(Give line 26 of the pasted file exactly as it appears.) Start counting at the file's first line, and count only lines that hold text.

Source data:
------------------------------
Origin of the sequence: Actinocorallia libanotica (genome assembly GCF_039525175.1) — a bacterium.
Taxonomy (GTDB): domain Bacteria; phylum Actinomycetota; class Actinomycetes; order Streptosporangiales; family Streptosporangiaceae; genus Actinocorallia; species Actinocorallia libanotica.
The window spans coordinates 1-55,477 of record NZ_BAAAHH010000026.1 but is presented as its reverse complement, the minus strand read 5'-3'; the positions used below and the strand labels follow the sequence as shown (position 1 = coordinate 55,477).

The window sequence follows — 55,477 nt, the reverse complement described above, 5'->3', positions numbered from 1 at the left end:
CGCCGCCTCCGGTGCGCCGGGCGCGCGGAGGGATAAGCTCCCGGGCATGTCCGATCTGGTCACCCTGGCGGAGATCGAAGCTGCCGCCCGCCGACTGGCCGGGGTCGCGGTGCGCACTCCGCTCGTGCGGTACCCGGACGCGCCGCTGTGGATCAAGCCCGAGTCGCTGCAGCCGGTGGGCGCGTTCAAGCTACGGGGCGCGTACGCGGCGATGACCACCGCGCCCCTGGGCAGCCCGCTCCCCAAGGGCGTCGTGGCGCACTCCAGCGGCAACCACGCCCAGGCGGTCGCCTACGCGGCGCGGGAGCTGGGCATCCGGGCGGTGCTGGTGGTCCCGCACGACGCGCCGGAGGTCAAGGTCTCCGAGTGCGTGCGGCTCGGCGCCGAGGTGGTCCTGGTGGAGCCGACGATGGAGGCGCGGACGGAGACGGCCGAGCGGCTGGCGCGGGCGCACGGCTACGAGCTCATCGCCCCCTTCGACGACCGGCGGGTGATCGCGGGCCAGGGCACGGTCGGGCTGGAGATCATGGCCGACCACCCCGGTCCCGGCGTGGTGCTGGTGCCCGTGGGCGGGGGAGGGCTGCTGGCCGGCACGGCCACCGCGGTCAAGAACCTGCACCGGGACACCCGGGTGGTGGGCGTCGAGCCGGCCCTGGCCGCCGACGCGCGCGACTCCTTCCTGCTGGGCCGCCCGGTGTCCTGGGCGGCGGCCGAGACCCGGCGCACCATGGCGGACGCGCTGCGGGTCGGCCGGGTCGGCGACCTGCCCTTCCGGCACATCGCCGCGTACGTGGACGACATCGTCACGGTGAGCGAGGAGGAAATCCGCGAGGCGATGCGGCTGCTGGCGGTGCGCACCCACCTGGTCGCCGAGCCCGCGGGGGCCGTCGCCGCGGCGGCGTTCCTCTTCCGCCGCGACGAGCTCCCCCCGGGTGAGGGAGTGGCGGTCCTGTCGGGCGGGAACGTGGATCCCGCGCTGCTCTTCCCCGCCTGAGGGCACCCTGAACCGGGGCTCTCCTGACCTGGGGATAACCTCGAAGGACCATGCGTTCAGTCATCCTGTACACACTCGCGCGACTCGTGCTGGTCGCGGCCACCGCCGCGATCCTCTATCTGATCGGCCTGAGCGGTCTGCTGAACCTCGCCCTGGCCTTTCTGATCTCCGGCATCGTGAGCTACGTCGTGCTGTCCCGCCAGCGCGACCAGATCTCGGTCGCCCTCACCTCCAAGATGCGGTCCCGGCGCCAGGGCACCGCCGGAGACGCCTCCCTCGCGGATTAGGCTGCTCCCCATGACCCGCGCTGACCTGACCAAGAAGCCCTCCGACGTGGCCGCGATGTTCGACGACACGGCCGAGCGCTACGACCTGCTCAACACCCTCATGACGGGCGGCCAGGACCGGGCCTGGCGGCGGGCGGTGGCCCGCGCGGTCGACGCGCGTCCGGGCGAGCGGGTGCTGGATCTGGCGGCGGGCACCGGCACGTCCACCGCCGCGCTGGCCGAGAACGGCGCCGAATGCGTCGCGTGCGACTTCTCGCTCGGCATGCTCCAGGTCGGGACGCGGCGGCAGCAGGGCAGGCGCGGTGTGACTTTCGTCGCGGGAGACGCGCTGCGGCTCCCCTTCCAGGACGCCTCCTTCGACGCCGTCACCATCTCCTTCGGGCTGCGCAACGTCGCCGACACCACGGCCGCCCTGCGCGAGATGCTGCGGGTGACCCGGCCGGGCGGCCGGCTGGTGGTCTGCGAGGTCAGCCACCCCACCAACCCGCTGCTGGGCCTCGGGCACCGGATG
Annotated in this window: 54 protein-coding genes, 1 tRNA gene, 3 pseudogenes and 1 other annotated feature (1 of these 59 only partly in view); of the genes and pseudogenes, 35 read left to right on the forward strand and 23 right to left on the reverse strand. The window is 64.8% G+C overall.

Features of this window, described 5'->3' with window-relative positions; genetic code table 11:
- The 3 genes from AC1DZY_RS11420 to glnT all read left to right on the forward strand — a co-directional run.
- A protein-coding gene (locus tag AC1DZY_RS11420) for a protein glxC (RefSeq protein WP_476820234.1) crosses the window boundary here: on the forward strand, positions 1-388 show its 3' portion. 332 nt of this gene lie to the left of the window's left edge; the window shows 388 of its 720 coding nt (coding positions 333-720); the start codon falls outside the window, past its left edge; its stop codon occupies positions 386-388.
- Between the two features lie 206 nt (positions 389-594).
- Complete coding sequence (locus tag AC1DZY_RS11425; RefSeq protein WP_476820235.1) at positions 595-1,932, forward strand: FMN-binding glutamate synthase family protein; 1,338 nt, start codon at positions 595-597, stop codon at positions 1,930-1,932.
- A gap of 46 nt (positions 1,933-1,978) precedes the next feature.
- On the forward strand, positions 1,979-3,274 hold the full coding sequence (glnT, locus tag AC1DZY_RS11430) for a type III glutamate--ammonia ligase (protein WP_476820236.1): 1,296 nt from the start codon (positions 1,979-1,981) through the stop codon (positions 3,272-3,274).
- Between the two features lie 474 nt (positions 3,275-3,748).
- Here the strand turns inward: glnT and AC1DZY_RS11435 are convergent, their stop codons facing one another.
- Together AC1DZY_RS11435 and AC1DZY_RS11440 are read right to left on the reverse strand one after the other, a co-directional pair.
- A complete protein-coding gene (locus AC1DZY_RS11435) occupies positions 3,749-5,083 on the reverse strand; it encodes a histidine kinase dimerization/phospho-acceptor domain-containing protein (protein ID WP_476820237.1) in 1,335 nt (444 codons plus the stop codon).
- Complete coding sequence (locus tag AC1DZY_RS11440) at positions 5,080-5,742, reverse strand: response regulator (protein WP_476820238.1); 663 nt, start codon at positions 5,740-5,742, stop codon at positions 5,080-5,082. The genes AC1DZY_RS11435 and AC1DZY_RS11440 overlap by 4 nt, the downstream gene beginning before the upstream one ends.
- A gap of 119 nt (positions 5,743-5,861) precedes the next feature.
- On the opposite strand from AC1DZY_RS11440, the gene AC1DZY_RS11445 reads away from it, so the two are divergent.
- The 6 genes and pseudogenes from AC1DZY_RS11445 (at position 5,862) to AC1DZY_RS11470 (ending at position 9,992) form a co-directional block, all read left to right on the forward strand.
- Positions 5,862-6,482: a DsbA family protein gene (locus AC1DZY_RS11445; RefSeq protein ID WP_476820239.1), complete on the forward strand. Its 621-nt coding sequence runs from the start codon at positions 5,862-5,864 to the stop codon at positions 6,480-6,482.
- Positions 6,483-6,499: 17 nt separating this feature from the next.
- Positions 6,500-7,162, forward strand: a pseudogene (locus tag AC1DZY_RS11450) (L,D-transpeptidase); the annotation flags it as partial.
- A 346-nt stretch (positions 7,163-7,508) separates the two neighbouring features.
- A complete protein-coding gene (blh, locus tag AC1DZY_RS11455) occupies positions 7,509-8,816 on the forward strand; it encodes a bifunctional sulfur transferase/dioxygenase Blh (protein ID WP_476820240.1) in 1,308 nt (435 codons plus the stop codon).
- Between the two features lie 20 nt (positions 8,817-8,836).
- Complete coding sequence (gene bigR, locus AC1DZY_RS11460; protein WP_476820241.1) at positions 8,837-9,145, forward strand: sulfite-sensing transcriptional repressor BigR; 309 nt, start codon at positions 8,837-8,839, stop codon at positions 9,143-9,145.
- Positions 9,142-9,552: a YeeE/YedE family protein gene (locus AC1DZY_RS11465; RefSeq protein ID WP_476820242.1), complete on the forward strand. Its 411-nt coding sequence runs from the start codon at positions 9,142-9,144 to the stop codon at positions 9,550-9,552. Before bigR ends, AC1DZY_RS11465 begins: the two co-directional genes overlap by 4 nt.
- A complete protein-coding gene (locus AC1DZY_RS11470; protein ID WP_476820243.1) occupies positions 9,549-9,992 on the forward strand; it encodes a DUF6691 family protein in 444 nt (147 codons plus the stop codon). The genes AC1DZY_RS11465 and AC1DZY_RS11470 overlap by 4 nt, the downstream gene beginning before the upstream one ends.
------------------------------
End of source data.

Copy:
- A complete protein-coding gene (blh, locus tag AC1DZY_RS11455) occupies positions 7,509-8,816 on the forward strand; it encodes a bifunctional sulfur transferase/dioxygenase Blh (protein ID WP_476820240.1) in 1,308 nt (435 codons plus the stop codon).